It’s all too easy to ditch your healthy eating habits and grab the buttery, rich dishes during cold months. Registered dietician shares advice on how to keep diets balanced and stick to an easy active lifestyle, even in winter.
Consistency is key
The last thing you feel like doing on a cold, dark morning is get out of bed, put on your exercise kit and get huffing and puffing. But if not then, when? The best way to get this routine to stick is to simplify it. The easier and more comfortable you make it, the more likely you’ll want to do it. Consider this: the recommended amount of exercise is a minimum of
150 minutes per week – that’s just over 20 minutes a day!
Buddy up with a friend and motivate each other to move in some kind of way. Try walking, yoga, bodyweight exercise or gym for just 20 minutes each morning. Shift your mindset to see exercise as a gift that your body is able to accomplish, as opposed to a chore. Join a running club, a yoga class or swimming group to find a like-minded community and keep the focus on having fun together. There are also loads of free routines online that you can access if you are on a budget or pressed for time.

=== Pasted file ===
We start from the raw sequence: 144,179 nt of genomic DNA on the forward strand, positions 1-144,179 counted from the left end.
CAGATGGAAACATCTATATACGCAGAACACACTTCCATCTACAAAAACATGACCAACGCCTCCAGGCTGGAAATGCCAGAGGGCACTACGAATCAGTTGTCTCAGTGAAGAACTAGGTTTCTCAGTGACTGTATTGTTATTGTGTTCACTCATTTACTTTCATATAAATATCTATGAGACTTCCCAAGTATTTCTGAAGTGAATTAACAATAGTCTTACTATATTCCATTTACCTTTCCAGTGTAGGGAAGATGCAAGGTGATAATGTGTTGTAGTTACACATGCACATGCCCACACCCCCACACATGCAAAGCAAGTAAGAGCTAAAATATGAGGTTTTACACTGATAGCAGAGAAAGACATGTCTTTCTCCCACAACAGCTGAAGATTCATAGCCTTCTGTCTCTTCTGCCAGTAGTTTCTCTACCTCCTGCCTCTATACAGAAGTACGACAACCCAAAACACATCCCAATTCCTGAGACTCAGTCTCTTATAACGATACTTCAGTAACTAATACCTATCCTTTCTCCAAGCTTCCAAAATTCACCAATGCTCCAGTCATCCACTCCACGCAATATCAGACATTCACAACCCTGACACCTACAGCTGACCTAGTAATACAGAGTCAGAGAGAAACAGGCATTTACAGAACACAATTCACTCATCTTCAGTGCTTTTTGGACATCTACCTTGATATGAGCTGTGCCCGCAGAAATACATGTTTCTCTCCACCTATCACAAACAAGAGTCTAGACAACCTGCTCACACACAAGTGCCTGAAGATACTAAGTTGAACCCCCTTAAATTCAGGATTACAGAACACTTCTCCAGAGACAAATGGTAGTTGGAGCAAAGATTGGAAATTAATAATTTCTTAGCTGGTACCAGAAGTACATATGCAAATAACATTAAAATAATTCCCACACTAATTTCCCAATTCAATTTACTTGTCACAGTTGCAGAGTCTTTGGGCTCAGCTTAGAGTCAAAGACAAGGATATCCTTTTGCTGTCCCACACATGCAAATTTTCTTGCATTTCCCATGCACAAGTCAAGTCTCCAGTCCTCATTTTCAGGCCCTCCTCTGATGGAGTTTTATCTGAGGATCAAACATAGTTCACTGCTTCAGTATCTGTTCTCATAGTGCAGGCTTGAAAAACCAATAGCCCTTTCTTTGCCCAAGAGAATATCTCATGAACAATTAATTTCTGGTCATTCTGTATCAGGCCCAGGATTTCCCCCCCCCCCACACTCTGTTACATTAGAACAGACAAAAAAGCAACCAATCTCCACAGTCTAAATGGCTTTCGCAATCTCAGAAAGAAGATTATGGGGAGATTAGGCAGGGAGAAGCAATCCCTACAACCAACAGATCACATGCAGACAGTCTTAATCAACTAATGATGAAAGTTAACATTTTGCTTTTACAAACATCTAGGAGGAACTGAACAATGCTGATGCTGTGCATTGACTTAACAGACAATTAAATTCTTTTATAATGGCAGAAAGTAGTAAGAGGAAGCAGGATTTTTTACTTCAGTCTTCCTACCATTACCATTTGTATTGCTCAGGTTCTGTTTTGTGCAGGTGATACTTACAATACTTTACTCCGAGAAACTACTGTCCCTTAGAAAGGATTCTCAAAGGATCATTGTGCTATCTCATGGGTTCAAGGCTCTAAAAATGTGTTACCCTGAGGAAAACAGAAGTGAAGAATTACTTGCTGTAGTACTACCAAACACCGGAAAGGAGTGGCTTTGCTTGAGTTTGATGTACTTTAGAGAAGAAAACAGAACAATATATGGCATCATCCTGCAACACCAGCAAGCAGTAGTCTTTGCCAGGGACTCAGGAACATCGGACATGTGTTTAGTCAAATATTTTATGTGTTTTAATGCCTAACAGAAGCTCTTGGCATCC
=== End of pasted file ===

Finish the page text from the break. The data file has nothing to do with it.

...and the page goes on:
1. Spice it nice
It’s been proven – healthy food doesn’t have to be bland! Try turmeric and garam masala on potatoes, butternut, pumpkin or sweet potatoes. Carrots love cinnamon while paprika pairs well with tomatoes, all kinds of peppers and baby marrow.
Other fresh ingredients like garlic, ginger, onion, chilli, lemongrass, bay and curry leaves or spring onion will elevate your veggies, also adding nutrition and flavour. Vegetables act as perfect foundations for building flavour… don’t be scared to experiment.
2. Salad switch-up
Play with roasted, grilled or stir-fried veggies as the base of your salads. As well as keeping you fuller for longer, a warm salad will keep you cosy in the cold. Try combinations like:
– Roasted butternut, walnuts, feta and couscous
– Roasted beetroot, goat’s cheese or feta and rocket
– Grilled brinjal, pepper and roasted cherry tomatoes
– Stir-fried baby marrow, squash and olive oil
3. It’s stew good
Incorporate vegetables into your main dishes to pack a protein-punch. A hearty stew can be just as nutritious with lean proteins like legumes and lean meat with all the visible fats removed. Green beans, butternut, peppers and carrots are great examples of nutrient-dense vegetables that are delicious when added to stews. Sides such as creamed spinach, potato bake, cheesy cauliflower or garlic oil brussels sprouts can satisfy that craving for richness while still providing nutrients.
4. Soup’s calling
Vegetables added to soups are an obvious (and delicious!) way of getting in nutrients.
A tomato soup or minestrone are great options as is or with just a few extras thrown in for flavour, texture and nutrients. Add a slice of wholegrain toast to the side, or throw chicken, beans or barley into the soup to increase protein and fibre to make the meal even more satisfying and sustaining.
Words by: Aziwe Booi
Photography: Fresh Living Magazine